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Calm Ocean

“This photo was taken at a place very near and dear to my heart: Watch Hill Lighthouse in Rhode Island. My Dad and I have been going fishing there for as long as I can remember and I spent many of my Sundays as a child roaming around on these rocks. I recently decided I wanted to start shooting seascapes with long exposures in the middle of the day. I didn’t have the extra money to buy a high-end ten-stop ND filter to achieve the results I wanted. I read some articles online about using a piece of welding glass as a ten-stop ND filter so I purchased a piece of welding glass for three dollars and decided to give it a try.

This was not my first attempt at using the welding glass, but this was my first attempt at shooting a seascape with the long exposure technique. My goal was to create a calm ocean in the background with the contrast of the seaweed covered rocks that I use to climb around on as a child in the foreground. This ended up being the only image I was able to make in this location due to the fact that I fell in the water and almost lost my gear in the process. It was worth it though, when I went home and started to edit this image I knew I achieved the image I wanted to create. For me it’s proof that expensive gear is not always needed to create images that you as a photographer want to create and ultimately end up falling in love with.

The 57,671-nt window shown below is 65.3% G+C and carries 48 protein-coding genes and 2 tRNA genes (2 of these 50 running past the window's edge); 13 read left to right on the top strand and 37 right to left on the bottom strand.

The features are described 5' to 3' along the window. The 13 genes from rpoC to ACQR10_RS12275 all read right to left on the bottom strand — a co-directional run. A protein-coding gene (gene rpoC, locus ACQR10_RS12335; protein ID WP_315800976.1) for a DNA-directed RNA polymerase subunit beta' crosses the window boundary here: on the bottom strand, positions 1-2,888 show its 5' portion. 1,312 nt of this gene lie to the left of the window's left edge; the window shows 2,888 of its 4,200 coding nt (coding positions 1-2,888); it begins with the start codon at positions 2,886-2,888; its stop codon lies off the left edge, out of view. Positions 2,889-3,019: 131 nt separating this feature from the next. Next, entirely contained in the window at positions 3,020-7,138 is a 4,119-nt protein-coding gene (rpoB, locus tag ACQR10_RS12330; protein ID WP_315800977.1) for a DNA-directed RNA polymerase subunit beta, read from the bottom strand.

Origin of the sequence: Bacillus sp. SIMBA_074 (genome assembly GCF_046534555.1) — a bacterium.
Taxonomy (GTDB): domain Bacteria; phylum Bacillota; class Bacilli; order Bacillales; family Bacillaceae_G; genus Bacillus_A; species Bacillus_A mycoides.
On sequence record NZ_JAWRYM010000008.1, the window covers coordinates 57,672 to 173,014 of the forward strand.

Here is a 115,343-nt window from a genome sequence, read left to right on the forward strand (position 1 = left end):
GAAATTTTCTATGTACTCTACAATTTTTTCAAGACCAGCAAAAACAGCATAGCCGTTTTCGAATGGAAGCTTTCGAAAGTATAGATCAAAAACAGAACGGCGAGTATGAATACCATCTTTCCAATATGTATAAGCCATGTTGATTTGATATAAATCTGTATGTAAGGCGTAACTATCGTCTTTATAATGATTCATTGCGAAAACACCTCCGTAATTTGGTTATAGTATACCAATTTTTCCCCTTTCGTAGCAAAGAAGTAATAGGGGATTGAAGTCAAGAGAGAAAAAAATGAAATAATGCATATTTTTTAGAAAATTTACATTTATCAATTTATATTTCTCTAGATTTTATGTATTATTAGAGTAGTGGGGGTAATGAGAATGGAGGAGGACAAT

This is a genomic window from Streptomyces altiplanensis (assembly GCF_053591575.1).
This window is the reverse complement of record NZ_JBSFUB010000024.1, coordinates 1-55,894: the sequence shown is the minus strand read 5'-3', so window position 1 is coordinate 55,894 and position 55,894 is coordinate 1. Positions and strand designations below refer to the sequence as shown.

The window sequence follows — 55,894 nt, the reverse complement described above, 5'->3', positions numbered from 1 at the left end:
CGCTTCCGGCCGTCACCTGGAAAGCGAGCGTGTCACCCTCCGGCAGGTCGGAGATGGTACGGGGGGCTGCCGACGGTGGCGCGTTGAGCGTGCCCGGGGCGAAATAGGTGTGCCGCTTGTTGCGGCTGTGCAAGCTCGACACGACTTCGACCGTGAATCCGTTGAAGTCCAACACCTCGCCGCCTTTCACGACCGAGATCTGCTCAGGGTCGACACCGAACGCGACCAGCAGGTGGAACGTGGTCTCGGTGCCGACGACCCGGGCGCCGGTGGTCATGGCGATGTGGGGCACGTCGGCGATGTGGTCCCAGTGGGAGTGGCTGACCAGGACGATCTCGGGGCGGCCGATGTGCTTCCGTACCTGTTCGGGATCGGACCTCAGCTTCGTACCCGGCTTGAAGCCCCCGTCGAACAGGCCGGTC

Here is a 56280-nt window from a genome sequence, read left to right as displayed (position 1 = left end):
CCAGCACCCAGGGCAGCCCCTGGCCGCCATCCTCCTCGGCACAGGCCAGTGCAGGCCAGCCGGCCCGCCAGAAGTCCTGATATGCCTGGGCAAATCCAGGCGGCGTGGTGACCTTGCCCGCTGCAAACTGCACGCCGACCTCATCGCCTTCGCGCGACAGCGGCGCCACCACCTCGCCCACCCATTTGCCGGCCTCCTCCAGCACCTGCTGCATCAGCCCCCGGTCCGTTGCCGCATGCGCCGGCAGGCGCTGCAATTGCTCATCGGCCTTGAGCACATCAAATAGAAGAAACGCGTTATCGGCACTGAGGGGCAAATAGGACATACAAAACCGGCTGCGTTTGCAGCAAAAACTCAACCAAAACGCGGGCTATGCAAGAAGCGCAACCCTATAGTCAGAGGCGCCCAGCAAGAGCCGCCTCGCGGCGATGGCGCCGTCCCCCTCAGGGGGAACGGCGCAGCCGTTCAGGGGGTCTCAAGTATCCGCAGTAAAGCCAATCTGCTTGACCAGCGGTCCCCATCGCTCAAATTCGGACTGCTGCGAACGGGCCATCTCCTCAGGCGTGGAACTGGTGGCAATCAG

To use the welding glass I attach my lens hood on my lens backwards and use extremely strong rubber bands wrapped around the welding glass. I hook the rubber bands around the wings of my lens hood that’s attached to my lens. You need to focus your image before you place the welding glass on the front of the lens and I suggest wrapping a cloth around the edges of the lens where the welding glass is attached because their might be a small gap between the lens and welding glass, this will help to stop light leaks in your image. I then use a wired shutter release and my iPhone timer to capture the exposure I want. When editing the image there will be a green or yellow colorcast from the welding glass. You can try to color correct it or convert it to black and white.”- Chris Nachtwey

EXIF:
Camera: Nikon D7000
Lens: Tokina 11-16mm f/2.8
Focal Length: 11mm
Aperture: f/11
Shutter: Bulb mode: 4.5-minute exposure
ISO: 100

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  • jr456

    NIce work….I love when people figure out how to get great results with less-than-optimal gear.

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